Netflix IT Exec forced employees to use products from vendors who had bribed them


Netflix’s former vice president of IT operations was convicted of taking bribes from technology providers in exchange for placing contracts with Netflix, the US Department of Justice said on Friday. The former Netflix VP’s illegal system forced coworkers to use a variety of products, including one that suffered from “severe” performance issues and one that Netflix employees objected to because they preferred a different product to which the Company already paid, the DOJ said.

Michael Kail, the former Netflix executive, has been convicted of cable fraud, postal fraud and money laundering by a federal jury. He used his position at Netflix to approve contracts for vendors who gave him bribes and kickbacks, the DOJ’s announcement said:

As Netflix’s Vice President of IT Operations, Kail approved contracts to purchase IT products and services from smaller third-party vendors and approved their payments. The evidence showed that Kail accepted bribes in the form of setbacks from nine tech companies offering Netflix products or services. In return, Kail approved contracts for the delivery of goods and services to Netflix worth millions. Kail ultimately received over $ 500,000 and stock options from these outside companies. He used his kickback payments to pay personal expenses and buy a home in Los Gatos, California on behalf of a family business.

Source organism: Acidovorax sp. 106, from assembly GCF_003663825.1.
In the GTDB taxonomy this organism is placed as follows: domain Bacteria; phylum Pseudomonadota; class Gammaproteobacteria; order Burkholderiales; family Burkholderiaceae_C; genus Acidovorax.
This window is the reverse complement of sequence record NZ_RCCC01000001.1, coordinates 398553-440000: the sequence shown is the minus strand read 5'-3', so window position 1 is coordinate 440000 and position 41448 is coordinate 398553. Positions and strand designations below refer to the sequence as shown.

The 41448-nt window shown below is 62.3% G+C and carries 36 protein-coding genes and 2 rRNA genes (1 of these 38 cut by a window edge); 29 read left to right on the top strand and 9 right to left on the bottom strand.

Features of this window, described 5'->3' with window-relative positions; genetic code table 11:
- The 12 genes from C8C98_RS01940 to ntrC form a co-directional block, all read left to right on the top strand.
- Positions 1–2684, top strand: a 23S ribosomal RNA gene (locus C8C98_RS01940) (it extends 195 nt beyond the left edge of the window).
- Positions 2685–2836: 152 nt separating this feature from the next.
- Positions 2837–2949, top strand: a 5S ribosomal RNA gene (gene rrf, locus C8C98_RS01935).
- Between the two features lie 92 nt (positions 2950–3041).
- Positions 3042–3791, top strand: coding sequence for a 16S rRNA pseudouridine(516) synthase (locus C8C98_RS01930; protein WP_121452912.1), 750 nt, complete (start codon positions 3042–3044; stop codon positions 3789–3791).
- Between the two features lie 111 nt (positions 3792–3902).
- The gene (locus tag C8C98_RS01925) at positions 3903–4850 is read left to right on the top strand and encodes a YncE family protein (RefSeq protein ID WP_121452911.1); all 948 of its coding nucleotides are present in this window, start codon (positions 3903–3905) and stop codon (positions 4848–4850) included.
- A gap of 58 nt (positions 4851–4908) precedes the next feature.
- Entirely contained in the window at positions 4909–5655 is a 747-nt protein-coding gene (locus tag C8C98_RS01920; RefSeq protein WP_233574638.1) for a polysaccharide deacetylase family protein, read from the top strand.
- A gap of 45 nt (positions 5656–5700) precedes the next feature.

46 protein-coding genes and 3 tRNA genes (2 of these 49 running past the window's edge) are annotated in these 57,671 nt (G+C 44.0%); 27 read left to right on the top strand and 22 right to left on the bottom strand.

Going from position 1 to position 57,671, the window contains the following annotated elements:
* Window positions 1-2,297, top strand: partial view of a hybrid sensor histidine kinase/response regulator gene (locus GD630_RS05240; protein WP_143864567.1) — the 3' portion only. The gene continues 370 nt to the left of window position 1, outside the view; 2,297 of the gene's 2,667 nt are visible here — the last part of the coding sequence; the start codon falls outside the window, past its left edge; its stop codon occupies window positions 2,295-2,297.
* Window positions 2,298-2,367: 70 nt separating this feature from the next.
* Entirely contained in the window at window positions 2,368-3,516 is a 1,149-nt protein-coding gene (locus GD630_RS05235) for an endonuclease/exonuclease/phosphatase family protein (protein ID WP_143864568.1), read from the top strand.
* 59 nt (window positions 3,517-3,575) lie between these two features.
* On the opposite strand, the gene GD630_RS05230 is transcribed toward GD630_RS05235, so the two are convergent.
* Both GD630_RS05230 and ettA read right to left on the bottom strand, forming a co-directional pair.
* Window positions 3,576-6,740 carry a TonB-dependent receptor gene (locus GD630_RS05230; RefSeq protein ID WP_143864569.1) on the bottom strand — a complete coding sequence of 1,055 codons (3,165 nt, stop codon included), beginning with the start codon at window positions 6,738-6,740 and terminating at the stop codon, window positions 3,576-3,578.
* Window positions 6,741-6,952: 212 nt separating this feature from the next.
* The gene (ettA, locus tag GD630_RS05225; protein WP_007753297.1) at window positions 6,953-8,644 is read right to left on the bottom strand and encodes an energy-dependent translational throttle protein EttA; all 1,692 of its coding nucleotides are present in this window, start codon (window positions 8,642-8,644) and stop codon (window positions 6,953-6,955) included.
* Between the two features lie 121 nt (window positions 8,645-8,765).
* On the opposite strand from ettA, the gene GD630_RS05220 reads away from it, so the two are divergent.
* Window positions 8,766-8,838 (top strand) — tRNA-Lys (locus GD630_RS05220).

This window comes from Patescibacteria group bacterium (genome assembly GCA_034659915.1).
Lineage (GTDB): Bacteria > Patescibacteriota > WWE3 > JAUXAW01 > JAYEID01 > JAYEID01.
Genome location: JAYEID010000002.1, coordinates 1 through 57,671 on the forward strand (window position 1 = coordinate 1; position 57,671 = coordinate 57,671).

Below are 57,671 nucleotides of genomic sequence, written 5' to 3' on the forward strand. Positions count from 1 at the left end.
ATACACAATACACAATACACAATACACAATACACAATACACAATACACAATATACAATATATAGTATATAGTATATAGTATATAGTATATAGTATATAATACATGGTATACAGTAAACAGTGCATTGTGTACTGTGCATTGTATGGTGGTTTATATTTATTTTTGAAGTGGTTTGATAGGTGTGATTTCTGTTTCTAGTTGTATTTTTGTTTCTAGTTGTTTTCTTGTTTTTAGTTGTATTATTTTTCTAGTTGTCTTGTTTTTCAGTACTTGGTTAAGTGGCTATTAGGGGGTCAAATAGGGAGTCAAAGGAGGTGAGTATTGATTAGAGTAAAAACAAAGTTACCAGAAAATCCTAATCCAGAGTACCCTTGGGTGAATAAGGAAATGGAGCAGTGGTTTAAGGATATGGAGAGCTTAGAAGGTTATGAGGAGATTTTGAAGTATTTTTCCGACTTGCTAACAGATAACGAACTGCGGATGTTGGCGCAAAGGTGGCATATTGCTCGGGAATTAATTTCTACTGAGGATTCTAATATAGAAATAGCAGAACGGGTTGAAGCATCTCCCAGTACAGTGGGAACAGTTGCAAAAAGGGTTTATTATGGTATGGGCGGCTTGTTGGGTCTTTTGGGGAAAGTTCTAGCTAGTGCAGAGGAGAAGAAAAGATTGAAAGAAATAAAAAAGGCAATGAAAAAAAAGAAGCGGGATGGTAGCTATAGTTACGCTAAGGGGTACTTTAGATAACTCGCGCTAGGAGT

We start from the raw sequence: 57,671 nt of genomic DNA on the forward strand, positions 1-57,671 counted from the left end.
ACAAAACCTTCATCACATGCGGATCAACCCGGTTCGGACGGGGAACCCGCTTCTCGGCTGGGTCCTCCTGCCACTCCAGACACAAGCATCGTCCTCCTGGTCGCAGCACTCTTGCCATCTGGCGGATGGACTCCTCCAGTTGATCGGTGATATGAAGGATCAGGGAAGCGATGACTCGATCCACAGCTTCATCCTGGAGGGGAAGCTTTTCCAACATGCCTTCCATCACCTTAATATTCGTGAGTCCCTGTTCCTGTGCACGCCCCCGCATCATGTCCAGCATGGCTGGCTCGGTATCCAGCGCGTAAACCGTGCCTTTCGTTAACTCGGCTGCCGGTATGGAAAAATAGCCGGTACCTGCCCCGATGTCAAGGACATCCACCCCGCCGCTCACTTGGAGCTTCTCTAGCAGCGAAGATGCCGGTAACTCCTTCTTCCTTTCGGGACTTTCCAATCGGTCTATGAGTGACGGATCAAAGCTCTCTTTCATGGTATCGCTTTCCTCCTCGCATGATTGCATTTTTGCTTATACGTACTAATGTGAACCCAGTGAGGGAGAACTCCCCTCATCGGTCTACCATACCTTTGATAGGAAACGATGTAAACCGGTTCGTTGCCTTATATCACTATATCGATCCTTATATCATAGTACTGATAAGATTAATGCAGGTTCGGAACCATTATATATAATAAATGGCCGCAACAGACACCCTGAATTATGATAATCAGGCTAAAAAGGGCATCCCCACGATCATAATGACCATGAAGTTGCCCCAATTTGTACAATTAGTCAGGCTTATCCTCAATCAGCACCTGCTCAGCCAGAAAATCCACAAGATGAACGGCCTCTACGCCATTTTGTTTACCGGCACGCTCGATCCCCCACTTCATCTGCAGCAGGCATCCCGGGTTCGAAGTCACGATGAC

“Michael Kail had immense power to approve valuable Netflix contracts with small technology vendors, and he manipulated that process to unlock a stream of cash and stock setbacks for himself,” said acting US attorney Stephanie Hinds.

Guilty on 28 points

Kail was Vice President of IT Operations at Netflix from November 1, 2011 to August 2014 when he moved to a job at Yahoo. Netflix sued Kail in a California supreme court in Santa Clara County in November 2014, but dropped the case a year later.

Kail was charged in 2018 on 19 wire fraud cases, three postal fraud cases and seven money laundering cases. Kail was found guilty in 28 of the 29 cases, with the jury finding him not guilty of counting a wire fraud. The jury also found that Kail’s Los Gatos house, which had been bought with laundered money, could be forfeited to the government. The case was heard in the US District Court for the Northern District of California.


“Kail faces a maximum sentence of twenty years in prison and a fine of $ 250,000 or double his gross profit or double his gross loss to Netflix, whichever is greater, for each count of a wire or postal fraud conviction and ten.” Years in prison and a $ 250,000 fine for each money laundering conviction count, “the DOJ said. A court hearing is scheduled for September 14, 2021.

Kail started a company to get bribes from Netflix contractors, the DOJ said.

“To facilitate kickback payments, the evidence in the process showed that Kail founded and controlled a limited liability company called Unix Mercenary, LLC,” the DOJ said. “Unix Mercenary was founded on February 7, 2012 and had no employees and no company location. Kail was the sole signatory of its bank accounts.”